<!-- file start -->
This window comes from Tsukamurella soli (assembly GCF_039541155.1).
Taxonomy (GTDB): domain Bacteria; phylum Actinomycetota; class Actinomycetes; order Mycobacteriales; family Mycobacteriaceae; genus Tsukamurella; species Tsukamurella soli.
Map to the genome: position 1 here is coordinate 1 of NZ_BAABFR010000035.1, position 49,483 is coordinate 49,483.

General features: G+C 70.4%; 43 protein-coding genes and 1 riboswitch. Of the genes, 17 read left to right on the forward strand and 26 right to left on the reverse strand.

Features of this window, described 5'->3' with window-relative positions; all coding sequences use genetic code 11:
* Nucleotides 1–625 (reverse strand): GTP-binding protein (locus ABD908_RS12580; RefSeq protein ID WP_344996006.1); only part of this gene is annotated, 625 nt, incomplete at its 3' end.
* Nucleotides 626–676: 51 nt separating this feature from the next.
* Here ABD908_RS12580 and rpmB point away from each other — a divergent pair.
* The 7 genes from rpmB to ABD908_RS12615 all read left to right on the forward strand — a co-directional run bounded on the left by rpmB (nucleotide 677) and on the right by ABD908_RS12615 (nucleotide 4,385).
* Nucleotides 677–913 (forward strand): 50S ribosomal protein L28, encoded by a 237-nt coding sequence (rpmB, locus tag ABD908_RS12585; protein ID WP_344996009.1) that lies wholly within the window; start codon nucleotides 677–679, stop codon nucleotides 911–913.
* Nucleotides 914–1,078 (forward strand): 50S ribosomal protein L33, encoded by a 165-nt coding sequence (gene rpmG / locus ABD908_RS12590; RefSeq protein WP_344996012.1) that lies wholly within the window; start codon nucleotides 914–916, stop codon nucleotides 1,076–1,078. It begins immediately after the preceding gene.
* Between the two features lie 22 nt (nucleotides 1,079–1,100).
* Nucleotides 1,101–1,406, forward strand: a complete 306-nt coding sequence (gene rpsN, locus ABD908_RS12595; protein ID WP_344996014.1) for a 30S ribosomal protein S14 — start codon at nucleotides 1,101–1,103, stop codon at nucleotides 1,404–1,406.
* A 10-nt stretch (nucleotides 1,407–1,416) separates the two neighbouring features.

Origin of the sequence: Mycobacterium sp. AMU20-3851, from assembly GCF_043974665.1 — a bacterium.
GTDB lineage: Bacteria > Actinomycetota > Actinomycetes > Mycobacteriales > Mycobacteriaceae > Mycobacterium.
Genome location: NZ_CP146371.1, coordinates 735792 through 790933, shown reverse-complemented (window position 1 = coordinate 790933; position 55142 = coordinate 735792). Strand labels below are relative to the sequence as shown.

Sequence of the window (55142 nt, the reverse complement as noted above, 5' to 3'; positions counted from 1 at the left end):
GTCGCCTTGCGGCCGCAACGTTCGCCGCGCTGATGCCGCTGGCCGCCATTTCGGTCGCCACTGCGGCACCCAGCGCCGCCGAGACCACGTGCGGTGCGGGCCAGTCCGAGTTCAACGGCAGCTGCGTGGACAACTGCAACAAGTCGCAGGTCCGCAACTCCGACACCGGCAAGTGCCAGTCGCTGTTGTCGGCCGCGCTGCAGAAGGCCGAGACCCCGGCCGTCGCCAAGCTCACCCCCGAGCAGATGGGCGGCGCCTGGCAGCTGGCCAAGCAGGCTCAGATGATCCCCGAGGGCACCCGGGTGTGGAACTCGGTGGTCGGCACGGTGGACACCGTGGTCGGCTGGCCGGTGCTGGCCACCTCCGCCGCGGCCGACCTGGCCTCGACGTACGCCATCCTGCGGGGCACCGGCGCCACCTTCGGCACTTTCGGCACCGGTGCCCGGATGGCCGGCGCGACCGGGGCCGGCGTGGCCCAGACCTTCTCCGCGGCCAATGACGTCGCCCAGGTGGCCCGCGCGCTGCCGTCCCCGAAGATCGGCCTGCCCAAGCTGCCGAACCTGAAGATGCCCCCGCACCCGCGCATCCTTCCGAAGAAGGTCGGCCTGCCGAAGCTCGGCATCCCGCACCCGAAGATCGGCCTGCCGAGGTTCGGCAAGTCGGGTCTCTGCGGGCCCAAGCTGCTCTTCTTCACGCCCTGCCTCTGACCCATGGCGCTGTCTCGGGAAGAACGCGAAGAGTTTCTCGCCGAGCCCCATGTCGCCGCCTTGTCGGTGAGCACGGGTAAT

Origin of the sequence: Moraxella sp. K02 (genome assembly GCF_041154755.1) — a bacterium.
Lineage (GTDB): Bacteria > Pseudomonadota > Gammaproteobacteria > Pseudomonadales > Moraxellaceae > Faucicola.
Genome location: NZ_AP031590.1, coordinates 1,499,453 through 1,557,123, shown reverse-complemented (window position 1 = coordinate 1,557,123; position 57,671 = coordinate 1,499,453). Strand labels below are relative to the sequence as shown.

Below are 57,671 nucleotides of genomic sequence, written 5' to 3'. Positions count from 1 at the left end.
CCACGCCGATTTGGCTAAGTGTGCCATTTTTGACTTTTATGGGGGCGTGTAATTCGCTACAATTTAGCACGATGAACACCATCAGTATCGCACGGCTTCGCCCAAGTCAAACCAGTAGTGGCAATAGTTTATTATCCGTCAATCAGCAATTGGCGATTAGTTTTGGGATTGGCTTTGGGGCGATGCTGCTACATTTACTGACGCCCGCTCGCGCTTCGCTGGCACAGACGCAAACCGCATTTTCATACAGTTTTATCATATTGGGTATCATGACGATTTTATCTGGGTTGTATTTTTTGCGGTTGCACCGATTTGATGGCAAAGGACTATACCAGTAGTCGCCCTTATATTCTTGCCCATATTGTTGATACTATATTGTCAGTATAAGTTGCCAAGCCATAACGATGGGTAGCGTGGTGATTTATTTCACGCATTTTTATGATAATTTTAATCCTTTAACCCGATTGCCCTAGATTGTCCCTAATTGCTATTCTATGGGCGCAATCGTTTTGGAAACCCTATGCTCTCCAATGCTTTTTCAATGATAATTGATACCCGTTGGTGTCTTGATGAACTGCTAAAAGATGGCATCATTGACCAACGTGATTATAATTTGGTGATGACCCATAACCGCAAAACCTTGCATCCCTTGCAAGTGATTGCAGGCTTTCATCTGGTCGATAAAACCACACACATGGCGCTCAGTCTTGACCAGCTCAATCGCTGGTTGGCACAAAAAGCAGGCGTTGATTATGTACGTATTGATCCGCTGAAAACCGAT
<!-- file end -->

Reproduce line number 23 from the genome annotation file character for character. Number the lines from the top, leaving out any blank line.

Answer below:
Below are 57,671 nucleotides of genomic sequence, written 5' to 3'. Positions count from 1 at the left end.